What is cerium?
Cerium is a chemical element or rare earth metal in the periodic table with the symbol Ce and atomic number 58. It is a soft, ductile, and silvery-white metal that lies with f-block elements or lanthanides.
Cerium and its compounds may be used to polish glasses, catalytic converters, ferrocerium lighters, and light-emitting diodes to produce white light for commercial LED light.
In 1803, the lanthanide cerium was discovered by Swedish chemists Jöns Jakob Berzelius and Wilhelm Hisinger and independently by German chemist Martin Heinrich Klaproth in the same year. It is isolated first in 1839 by Carl Gustaf Mosander. It is named after the asteroid Ceres or named after the Roman goddess of agriculture.
Where is cerium found?
Cerium is one of the most abundant of the rare-earth metals among all the lanthanides. It is found in several minerals such as allanite or orthrite, monazite, bastnasite, cerite and samarskite. Cerium is a class of rare earth metals but the abundance of Ce in Earth’s crust is not rare.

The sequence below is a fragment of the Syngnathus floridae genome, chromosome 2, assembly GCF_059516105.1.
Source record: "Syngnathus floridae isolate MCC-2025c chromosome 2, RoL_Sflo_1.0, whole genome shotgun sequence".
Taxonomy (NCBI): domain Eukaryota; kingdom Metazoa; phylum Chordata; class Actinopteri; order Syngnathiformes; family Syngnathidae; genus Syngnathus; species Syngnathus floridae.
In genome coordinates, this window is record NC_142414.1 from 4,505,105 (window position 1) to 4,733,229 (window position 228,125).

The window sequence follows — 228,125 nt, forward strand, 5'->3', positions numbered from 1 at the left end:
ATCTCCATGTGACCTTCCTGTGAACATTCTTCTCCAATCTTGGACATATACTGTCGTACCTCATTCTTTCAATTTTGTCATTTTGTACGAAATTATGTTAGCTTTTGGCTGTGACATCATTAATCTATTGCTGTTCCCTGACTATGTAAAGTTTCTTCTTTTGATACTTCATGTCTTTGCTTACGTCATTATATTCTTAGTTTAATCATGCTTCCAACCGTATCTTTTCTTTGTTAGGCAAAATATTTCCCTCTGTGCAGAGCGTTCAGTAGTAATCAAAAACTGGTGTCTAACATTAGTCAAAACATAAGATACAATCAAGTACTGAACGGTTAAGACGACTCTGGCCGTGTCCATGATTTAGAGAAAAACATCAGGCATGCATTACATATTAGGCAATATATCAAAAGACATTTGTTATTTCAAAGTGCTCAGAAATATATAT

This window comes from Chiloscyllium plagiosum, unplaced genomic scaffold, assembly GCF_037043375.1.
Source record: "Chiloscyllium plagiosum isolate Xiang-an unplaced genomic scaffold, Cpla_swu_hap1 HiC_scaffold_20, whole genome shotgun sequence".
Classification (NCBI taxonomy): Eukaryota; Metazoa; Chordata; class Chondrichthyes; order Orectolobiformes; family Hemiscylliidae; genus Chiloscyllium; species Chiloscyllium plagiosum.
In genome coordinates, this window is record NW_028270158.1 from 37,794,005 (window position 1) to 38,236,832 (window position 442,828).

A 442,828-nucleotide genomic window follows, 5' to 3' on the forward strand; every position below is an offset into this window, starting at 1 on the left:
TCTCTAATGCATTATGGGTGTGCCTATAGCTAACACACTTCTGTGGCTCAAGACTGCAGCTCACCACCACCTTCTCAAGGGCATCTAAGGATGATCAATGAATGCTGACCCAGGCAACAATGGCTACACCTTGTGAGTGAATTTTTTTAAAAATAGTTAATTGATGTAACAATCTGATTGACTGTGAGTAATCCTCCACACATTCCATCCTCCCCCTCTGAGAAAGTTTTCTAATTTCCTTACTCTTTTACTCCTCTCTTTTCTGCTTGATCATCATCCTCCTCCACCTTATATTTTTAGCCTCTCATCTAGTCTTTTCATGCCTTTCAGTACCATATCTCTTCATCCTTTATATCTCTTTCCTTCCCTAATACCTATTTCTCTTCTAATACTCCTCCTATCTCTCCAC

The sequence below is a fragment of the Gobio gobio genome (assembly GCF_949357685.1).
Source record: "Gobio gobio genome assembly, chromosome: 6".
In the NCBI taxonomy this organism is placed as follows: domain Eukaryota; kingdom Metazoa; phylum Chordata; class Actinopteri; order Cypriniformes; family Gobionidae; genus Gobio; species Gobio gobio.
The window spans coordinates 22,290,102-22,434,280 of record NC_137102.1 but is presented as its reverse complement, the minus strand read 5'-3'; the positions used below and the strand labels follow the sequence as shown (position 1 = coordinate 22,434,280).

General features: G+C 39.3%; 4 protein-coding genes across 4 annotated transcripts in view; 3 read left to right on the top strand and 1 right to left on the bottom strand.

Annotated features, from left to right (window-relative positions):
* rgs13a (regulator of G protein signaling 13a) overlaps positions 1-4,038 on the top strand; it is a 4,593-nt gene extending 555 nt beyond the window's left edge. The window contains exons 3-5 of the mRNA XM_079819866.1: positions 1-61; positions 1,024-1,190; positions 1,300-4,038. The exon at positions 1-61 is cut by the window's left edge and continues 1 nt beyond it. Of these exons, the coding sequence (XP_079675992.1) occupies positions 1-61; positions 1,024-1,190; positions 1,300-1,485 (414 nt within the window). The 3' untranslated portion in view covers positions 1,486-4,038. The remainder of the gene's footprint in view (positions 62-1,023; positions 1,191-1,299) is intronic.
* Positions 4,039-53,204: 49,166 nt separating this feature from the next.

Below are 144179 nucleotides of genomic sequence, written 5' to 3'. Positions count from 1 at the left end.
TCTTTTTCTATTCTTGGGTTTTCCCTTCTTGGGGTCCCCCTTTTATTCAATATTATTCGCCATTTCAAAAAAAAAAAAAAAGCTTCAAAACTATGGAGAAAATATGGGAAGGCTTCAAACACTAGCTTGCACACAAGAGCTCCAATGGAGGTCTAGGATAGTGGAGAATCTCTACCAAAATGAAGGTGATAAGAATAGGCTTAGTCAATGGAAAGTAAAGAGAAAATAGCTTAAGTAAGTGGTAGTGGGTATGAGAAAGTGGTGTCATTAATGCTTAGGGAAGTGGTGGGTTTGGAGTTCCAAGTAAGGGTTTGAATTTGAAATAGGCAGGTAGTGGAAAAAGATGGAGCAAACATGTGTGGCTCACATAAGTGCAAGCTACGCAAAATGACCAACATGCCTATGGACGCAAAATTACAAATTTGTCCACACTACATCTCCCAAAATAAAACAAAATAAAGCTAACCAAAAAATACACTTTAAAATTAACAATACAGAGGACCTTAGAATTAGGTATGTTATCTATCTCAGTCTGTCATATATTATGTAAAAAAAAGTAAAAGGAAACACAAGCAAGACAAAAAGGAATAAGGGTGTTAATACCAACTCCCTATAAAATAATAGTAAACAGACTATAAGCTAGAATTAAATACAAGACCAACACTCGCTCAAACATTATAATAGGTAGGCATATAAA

India, Brazil, and Southern California are the largest depositor and producers of rare earth metal cerium.
Naturally occurring cerium contains 4 stable isotopes 136Ce, 138Ce, 140Ce, and 142Ce. The half-life of the most stable isotopes is
144Ce: half-life of 284.9 days
139Ce: half-life of 137.6 days
141Ce: half-life of 32.5 days
There are 35 radioactive isotopes with mass numbers ranging from 119 to 157. These isotopes are synthetic and obtained by various nuclear reactions. Many of these isotopes are occurs in the nuclear fission process of uranium.